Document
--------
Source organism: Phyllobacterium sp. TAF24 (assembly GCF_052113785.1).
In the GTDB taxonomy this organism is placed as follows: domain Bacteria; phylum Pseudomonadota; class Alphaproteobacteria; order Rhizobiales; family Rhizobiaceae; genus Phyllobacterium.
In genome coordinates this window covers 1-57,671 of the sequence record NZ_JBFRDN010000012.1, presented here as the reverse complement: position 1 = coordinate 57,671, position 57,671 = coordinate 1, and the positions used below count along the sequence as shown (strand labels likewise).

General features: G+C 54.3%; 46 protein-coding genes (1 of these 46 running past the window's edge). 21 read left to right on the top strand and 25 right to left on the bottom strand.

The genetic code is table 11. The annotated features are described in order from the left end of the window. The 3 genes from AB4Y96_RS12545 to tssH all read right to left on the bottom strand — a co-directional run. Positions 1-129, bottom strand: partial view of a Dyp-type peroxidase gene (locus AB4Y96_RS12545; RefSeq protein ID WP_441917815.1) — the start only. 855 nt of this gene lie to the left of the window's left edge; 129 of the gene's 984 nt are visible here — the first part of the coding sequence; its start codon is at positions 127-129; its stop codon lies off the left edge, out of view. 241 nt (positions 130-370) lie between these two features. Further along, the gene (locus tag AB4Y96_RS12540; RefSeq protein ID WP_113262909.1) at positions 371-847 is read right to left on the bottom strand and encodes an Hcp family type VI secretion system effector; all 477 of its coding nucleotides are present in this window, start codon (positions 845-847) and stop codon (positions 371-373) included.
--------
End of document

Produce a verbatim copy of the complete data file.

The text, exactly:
Source organism: Phyllobacterium sp. TAF24 (assembly GCF_052113785.1).
In the GTDB taxonomy this organism is placed as follows: domain Bacteria; phylum Pseudomonadota; class Alphaproteobacteria; order Rhizobiales; family Rhizobiaceae; genus Phyllobacterium.
In genome coordinates this window covers 1-57,671 of the sequence record NZ_JBFRDN010000012.1, presented here as the reverse complement: position 1 = coordinate 57,671, position 57,671 = coordinate 1, and the positions used below count along the sequence as shown (strand labels likewise).

General features: G+C 54.3%; 46 protein-coding genes (1 of these 46 running past the window's edge). 21 read left to right on the top strand and 25 right to left on the bottom strand.

The genetic code is table 11. The annotated features are described in order from the left end of the window. The 3 genes from AB4Y96_RS12545 to tssH all read right to left on the bottom strand — a co-directional run. Positions 1-129, bottom strand: partial view of a Dyp-type peroxidase gene (locus AB4Y96_RS12545; RefSeq protein ID WP_441917815.1) — the start only. 855 nt of this gene lie to the left of the window's left edge; 129 of the gene's 984 nt are visible here — the first part of the coding sequence; its start codon is at positions 127-129; its stop codon lies off the left edge, out of view. 241 nt (positions 130-370) lie between these two features. Further along, the gene (locus tag AB4Y96_RS12540; RefSeq protein ID WP_113262909.1) at positions 371-847 is read right to left on the bottom strand and encodes an Hcp family type VI secretion system effector; all 477 of its coding nucleotides are present in this window, start codon (positions 845-847) and stop codon (positions 371-373) included.